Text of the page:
After assuring Late Show host Stephen Colbert he’s the very first person to tell him his MSNBC show’s name, “All In” sounds vaguely sexual – leading to a discussion Colbert forecast would not get past the CBS Decency Policy – Chris Hayes discussed last week in President Trump.
Colbert, who has been off the air for 10 days, asked Hayes to bring him up to speed because, when he got back to work, he discovered “China is no longer a currency manipulator, Russia is no longer our friend, Assad is now bad, NATO is good.”
“How are you…processing all the shift, and do you owe him an apology?” Colbert asked. “If what he said before was bad, and now he is saying opposite, isn’t he therefore good?”
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Trump is not well-informed, and doesn’t have any principles, Hayes explained of the week’s many flip-flops.
“Because…he does not have a real depth of knowledge and doesn’t have a set of principles that he’s hewing to, it means he’s endlessly flexible,” Hayes said, as Trump also has said of himself.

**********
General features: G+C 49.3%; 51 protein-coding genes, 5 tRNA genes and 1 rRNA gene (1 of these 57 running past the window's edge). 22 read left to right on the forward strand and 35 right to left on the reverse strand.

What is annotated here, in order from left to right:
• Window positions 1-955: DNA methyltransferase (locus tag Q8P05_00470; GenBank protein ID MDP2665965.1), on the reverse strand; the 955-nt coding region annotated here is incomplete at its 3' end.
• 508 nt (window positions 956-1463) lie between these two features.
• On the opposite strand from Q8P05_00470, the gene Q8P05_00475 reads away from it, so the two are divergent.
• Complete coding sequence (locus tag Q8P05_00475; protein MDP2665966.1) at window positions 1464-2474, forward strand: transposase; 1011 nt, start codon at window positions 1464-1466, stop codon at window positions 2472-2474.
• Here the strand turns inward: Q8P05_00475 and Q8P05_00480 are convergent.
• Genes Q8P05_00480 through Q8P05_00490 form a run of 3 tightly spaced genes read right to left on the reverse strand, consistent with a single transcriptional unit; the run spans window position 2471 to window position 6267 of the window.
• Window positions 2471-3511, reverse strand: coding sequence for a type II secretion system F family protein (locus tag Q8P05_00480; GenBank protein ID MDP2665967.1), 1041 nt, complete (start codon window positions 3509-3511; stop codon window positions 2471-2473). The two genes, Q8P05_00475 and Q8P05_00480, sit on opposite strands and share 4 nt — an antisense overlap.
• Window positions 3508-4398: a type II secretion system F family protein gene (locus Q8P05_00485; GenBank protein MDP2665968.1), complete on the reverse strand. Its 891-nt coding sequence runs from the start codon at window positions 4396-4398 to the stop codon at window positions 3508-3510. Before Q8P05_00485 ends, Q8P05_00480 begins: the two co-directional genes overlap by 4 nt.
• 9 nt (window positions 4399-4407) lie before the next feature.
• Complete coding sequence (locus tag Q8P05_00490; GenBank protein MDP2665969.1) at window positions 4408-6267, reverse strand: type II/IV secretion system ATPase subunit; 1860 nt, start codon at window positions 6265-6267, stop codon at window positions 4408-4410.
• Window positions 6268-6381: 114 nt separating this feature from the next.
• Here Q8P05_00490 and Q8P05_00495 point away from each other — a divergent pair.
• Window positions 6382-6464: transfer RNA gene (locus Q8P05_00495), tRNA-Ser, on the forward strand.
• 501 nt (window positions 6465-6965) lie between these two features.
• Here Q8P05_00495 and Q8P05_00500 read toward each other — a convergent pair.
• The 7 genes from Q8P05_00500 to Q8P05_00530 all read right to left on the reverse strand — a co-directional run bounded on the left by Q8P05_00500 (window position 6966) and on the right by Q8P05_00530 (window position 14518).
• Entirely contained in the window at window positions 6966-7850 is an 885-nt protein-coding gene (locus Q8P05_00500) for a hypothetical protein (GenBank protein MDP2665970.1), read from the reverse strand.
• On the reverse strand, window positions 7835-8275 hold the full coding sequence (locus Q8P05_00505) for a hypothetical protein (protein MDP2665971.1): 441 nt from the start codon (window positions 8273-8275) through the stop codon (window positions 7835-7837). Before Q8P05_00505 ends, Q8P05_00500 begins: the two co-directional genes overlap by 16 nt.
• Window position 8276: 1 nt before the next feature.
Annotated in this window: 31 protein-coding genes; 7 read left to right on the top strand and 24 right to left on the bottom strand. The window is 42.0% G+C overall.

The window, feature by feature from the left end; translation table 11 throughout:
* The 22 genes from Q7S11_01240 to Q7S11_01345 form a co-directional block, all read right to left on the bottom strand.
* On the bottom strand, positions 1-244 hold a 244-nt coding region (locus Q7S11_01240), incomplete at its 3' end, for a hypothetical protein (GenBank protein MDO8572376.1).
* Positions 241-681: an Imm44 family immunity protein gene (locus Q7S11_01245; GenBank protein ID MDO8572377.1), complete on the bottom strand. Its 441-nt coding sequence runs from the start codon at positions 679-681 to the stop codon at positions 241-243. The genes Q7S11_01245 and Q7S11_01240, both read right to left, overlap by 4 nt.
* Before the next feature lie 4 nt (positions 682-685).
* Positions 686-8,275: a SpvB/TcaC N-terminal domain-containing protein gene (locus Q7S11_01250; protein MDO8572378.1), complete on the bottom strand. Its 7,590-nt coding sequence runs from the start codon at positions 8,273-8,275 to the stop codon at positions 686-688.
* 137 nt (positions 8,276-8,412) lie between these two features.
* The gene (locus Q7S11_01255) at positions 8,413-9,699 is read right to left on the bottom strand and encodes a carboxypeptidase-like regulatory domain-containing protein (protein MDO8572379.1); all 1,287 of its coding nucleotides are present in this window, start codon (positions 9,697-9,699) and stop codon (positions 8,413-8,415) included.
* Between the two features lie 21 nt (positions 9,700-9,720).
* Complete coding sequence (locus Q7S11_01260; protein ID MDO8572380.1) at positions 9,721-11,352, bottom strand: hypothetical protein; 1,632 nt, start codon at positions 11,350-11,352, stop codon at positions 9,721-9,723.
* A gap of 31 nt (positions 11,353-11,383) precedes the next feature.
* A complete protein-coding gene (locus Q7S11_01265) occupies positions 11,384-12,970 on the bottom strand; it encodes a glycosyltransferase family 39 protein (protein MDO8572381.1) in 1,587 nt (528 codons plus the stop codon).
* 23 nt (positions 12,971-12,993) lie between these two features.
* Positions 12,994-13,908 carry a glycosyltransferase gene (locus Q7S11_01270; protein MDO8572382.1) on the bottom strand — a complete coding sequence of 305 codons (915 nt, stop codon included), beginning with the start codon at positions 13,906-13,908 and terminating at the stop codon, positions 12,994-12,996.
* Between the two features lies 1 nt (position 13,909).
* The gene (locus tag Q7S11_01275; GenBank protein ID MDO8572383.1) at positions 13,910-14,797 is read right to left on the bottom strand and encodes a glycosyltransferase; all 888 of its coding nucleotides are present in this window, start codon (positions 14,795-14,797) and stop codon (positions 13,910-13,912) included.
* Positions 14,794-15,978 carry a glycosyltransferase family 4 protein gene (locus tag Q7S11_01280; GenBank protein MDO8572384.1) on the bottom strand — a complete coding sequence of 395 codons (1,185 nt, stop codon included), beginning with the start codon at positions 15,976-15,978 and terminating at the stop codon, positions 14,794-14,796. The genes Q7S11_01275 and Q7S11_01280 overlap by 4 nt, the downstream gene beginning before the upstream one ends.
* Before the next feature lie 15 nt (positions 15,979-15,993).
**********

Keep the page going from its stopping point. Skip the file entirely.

“But it also means he’s easily manipulated. It means whoever is the last person in the room can get him to go from ‘China is a currency manipulator,’ to ‘China’s not a currency manipulator.’ From ‘Russia’s great and Vladimir Putin’s our buddy’ to ‘They are now our adversary’,” Hayes continued.
Policy is set, based on who will be the person in the room who flips Trump at any given moment, he said.
”There’s a little bit of this mad king air to it. If you think about Shakespeare’s depictions of courtly life, the king is there, and the king just has impulses.”
Advisers who cozy up to the king can get the king to have their view.
“You get that feeling, particularly the way that all this palace intrigue is covered, that who has his ear can get the guy to essentially agree to anything,” Hayes warned.
Asked who he trusts in Trump’s circle, Hayes responded, “No one.”
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